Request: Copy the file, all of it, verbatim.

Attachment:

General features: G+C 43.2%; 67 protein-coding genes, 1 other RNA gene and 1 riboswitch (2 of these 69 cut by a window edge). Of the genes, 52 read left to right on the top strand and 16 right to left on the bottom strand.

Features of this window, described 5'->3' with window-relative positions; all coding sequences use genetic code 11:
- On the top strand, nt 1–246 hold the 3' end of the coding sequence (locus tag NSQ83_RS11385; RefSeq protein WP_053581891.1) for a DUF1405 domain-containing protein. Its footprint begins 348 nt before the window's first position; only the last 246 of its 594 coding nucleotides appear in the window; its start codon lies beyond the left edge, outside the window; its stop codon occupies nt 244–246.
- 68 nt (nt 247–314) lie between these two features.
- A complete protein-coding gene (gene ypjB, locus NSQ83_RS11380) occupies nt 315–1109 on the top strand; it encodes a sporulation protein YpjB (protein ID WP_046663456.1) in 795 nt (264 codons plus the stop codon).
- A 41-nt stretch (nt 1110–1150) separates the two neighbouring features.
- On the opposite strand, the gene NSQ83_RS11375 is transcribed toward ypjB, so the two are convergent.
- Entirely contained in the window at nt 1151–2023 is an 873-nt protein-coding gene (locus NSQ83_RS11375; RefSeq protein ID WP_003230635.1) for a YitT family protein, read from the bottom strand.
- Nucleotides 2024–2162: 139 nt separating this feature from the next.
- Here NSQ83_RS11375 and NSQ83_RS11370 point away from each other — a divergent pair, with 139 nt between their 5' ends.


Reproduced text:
General features: G+C 43.2%; 67 protein-coding genes, 1 other RNA gene and 1 riboswitch (2 of these 69 cut by a window edge). Of the genes, 52 read left to right on the top strand and 16 right to left on the bottom strand.

Features of this window, described 5'->3' with window-relative positions; all coding sequences use genetic code 11:
- On the top strand, nt 1–246 hold the 3' end of the coding sequence (locus tag NSQ83_RS11385; RefSeq protein WP_053581891.1) for a DUF1405 domain-containing protein. Its footprint begins 348 nt before the window's first position; only the last 246 of its 594 coding nucleotides appear in the window; its start codon lies beyond the left edge, outside the window; its stop codon occupies nt 244–246.
- 68 nt (nt 247–314) lie between these two features.
- A complete protein-coding gene (gene ypjB, locus NSQ83_RS11380) occupies nt 315–1109 on the top strand; it encodes a sporulation protein YpjB (protein ID WP_046663456.1) in 795 nt (264 codons plus the stop codon).
- A 41-nt stretch (nt 1110–1150) separates the two neighbouring features.
- On the opposite strand, the gene NSQ83_RS11375 is transcribed toward ypjB, so the two are convergent.
- Entirely contained in the window at nt 1151–2023 is an 873-nt protein-coding gene (locus NSQ83_RS11375; RefSeq protein ID WP_003230635.1) for a YitT family protein, read from the bottom strand.
- Nucleotides 2024–2162: 139 nt separating this feature from the next.
- Here NSQ83_RS11375 and NSQ83_RS11370 point away from each other — a divergent pair, with 139 nt between their 5' ends.